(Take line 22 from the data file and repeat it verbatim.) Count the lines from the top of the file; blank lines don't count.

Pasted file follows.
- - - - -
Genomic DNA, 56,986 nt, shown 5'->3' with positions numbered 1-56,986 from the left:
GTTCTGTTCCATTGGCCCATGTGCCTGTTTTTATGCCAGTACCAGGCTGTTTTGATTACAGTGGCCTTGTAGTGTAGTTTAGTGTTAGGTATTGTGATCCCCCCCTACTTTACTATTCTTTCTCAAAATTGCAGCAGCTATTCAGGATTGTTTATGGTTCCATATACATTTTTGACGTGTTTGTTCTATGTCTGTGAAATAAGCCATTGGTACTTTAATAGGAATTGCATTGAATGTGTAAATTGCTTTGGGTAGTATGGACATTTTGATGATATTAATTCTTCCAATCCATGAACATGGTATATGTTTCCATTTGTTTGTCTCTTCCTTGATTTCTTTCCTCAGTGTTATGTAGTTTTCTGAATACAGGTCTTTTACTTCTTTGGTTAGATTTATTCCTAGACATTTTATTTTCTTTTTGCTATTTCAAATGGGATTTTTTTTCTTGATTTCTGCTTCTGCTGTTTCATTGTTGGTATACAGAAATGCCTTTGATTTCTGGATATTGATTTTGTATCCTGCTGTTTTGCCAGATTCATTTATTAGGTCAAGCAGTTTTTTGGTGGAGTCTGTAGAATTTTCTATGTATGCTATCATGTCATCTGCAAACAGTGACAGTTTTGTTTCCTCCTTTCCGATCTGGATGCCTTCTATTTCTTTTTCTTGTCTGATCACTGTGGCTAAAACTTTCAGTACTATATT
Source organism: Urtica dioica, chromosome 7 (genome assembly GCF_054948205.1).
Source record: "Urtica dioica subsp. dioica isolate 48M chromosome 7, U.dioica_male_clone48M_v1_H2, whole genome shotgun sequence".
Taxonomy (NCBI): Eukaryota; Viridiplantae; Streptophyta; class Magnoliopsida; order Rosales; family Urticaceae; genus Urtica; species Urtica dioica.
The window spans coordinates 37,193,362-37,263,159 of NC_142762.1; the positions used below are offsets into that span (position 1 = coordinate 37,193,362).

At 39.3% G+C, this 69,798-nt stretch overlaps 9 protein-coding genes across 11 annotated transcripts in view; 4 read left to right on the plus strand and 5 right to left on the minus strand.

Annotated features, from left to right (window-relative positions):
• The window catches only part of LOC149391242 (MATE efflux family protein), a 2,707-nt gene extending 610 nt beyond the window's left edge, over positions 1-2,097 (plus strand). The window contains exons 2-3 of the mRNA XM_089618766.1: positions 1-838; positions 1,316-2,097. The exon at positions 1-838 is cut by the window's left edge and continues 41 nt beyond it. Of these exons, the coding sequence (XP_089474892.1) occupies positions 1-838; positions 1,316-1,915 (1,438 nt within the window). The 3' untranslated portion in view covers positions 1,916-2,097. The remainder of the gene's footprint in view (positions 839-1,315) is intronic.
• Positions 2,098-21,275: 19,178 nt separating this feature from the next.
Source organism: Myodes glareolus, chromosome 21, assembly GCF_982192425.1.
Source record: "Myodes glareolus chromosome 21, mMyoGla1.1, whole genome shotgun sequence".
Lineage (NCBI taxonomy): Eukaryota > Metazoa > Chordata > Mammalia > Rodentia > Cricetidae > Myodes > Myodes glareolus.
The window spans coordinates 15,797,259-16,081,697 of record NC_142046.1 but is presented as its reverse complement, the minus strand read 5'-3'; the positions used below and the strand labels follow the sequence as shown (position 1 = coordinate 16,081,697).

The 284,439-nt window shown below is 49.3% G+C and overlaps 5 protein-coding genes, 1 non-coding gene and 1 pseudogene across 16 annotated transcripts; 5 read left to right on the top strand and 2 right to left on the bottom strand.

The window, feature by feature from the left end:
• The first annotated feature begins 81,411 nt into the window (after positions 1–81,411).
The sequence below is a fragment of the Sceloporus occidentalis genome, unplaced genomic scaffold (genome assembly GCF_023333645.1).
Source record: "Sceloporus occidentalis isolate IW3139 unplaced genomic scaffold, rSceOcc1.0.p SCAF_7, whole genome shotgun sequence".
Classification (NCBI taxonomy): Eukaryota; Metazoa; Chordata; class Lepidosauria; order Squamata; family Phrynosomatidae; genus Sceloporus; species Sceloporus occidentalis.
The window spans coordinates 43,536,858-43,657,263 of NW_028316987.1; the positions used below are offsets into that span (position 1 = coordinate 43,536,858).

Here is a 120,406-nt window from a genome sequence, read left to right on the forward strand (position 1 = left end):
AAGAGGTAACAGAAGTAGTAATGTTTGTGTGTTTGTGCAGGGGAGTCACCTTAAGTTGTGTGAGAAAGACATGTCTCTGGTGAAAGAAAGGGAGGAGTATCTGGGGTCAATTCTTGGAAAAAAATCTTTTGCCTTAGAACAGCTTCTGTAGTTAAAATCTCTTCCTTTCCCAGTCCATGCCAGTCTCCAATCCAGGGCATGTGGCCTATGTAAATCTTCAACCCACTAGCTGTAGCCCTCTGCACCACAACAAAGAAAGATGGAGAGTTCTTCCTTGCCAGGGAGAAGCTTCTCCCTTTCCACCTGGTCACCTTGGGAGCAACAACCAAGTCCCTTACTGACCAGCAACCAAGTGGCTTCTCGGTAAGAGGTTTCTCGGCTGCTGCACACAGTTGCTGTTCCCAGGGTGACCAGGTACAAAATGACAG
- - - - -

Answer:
Here is a 120,406-nt window from a genome sequence, read left to right on the forward strand (position 1 = left end):